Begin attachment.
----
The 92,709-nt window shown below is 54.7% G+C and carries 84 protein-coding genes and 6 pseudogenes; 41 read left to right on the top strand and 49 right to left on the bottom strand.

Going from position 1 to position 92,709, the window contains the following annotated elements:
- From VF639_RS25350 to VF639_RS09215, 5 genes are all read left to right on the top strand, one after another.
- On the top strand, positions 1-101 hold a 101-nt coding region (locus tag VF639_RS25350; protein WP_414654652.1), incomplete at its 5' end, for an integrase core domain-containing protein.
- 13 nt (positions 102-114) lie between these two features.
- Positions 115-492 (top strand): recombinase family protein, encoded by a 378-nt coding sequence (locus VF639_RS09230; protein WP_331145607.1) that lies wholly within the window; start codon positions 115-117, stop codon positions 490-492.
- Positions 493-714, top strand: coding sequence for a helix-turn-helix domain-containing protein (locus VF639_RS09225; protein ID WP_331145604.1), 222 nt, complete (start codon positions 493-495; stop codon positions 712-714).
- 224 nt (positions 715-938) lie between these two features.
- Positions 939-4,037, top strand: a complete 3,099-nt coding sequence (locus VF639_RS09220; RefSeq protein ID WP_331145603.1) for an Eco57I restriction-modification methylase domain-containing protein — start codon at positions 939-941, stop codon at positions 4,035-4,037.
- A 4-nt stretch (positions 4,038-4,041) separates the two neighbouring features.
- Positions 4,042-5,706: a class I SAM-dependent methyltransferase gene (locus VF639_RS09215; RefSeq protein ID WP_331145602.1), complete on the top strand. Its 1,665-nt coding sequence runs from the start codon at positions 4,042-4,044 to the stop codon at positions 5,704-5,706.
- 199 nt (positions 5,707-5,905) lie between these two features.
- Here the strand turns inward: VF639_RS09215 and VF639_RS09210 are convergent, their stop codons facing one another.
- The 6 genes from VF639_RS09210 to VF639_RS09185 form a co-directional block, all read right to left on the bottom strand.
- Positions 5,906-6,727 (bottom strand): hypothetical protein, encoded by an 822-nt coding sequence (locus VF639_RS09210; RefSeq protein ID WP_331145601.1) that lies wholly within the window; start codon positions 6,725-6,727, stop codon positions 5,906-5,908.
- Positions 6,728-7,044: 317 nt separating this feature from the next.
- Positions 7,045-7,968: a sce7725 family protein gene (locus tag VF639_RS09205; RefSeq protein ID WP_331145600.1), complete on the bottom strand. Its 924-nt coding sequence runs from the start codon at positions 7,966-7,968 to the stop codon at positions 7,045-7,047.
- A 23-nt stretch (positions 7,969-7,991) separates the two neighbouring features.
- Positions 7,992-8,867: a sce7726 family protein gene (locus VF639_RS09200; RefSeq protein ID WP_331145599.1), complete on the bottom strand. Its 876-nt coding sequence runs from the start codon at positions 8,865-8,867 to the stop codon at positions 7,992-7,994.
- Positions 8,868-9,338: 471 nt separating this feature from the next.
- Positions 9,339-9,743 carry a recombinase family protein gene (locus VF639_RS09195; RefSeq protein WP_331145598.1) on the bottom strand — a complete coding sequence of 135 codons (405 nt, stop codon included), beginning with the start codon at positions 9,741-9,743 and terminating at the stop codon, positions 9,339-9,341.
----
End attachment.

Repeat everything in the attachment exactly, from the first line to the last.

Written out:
The 92,709-nt window shown below is 54.7% G+C and carries 84 protein-coding genes and 6 pseudogenes; 41 read left to right on the top strand and 49 right to left on the bottom strand.

Going from position 1 to position 92,709, the window contains the following annotated elements:
- From VF639_RS25350 to VF639_RS09215, 5 genes are all read left to right on the top strand, one after another.
- On the top strand, positions 1-101 hold a 101-nt coding region (locus tag VF639_RS25350; protein WP_414654652.1), incomplete at its 5' end, for an integrase core domain-containing protein.
- 13 nt (positions 102-114) lie between these two features.
- Positions 115-492 (top strand): recombinase family protein, encoded by a 378-nt coding sequence (locus VF639_RS09230; protein WP_331145607.1) that lies wholly within the window; start codon positions 115-117, stop codon positions 490-492.
- Positions 493-714, top strand: coding sequence for a helix-turn-helix domain-containing protein (locus VF639_RS09225; protein ID WP_331145604.1), 222 nt, complete (start codon positions 493-495; stop codon positions 712-714).
- 224 nt (positions 715-938) lie between these two features.
- Positions 939-4,037, top strand: a complete 3,099-nt coding sequence (locus VF639_RS09220; RefSeq protein ID WP_331145603.1) for an Eco57I restriction-modification methylase domain-containing protein — start codon at positions 939-941, stop codon at positions 4,035-4,037.
- A 4-nt stretch (positions 4,038-4,041) separates the two neighbouring features.
- Positions 4,042-5,706: a class I SAM-dependent methyltransferase gene (locus VF639_RS09215; RefSeq protein ID WP_331145602.1), complete on the top strand. Its 1,665-nt coding sequence runs from the start codon at positions 4,042-4,044 to the stop codon at positions 5,704-5,706.
- 199 nt (positions 5,707-5,905) lie between these two features.
- Here the strand turns inward: VF639_RS09215 and VF639_RS09210 are convergent, their stop codons facing one another.
- The 6 genes from VF639_RS09210 to VF639_RS09185 form a co-directional block, all read right to left on the bottom strand.
- Positions 5,906-6,727 (bottom strand): hypothetical protein, encoded by an 822-nt coding sequence (locus VF639_RS09210; RefSeq protein ID WP_331145601.1) that lies wholly within the window; start codon positions 6,725-6,727, stop codon positions 5,906-5,908.
- Positions 6,728-7,044: 317 nt separating this feature from the next.
- Positions 7,045-7,968: a sce7725 family protein gene (locus tag VF639_RS09205; RefSeq protein ID WP_331145600.1), complete on the bottom strand. Its 924-nt coding sequence runs from the start codon at positions 7,966-7,968 to the stop codon at positions 7,045-7,047.
- A 23-nt stretch (positions 7,969-7,991) separates the two neighbouring features.
- Positions 7,992-8,867: a sce7726 family protein gene (locus VF639_RS09200; RefSeq protein ID WP_331145599.1), complete on the bottom strand. Its 876-nt coding sequence runs from the start codon at positions 8,865-8,867 to the stop codon at positions 7,992-7,994.
- Positions 8,868-9,338: 471 nt separating this feature from the next.
- Positions 9,339-9,743 carry a recombinase family protein gene (locus VF639_RS09195; RefSeq protein WP_331145598.1) on the bottom strand — a complete coding sequence of 135 codons (405 nt, stop codon included), beginning with the start codon at positions 9,741-9,743 and terminating at the stop codon, positions 9,339-9,341.